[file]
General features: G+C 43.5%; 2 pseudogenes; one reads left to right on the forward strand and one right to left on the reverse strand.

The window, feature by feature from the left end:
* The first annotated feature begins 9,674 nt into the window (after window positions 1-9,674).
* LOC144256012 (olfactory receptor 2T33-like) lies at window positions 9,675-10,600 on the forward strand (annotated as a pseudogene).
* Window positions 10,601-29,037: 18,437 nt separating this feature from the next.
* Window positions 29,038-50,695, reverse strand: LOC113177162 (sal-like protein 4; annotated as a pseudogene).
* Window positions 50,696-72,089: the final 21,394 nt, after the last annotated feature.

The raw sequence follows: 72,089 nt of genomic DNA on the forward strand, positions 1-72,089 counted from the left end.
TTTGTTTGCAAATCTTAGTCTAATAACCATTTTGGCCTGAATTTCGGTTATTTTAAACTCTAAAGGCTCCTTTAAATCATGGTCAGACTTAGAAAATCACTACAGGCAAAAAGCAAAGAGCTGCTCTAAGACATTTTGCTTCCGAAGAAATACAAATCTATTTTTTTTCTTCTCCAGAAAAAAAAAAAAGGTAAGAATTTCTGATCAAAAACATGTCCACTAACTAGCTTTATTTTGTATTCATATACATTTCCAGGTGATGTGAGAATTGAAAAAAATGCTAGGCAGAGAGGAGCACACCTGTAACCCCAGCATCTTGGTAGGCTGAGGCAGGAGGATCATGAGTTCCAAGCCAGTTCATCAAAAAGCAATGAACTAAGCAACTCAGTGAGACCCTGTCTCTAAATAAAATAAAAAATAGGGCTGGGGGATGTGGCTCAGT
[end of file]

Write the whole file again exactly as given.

General features: G+C 43.5%; 2 pseudogenes; one reads left to right on the forward strand and one right to left on the reverse strand.

The window, feature by feature from the left end:
* The first annotated feature begins 9,674 nt into the window (after window positions 1-9,674).
* LOC144256012 (olfactory receptor 2T33-like) lies at window positions 9,675-10,600 on the forward strand (annotated as a pseudogene).
* Window positions 10,601-29,037: 18,437 nt separating this feature from the next.
* Window positions 29,038-50,695, reverse strand: LOC113177162 (sal-like protein 4; annotated as a pseudogene).
* Window positions 50,696-72,089: the final 21,394 nt, after the last annotated feature.

The raw sequence follows: 72,089 nt of genomic DNA on the forward strand, positions 1-72,089 counted from the left end.
TTTGTTTGCAAATCTTAGTCTAATAACCATTTTGGCCTGAATTTCGGTTATTTTAAACTCTAAAGGCTCCTTTAAATCATGGTCAGACTTAGAAAATCACTACAGGCAAAAAGCAAAGAGCTGCTCTAAGACATTTTGCTTCCGAAGAAATACAAATCTATTTTTTTTCTTCTCCAGAAAAAAAAAAAAGGTAAGAATTTCTGATCAAAAACATGTCCACTAACTAGCTTTATTTTGTATTCATATACATTTCCAGGTGATGTGAGAATTGAAAAAAATGCTAGGCAGAGAGGAGCACACCTGTAACCCCAGCATCTTGGTAGGCTGAGGCAGGAGGATCATGAGTTCCAAGCCAGTTCATCAAAAAGCAATGAACTAAGCAACTCAGTGAGACCCTGTCTCTAAATAAAATAAAAAATAGGGCTGGGGGATGTGGCTCAGT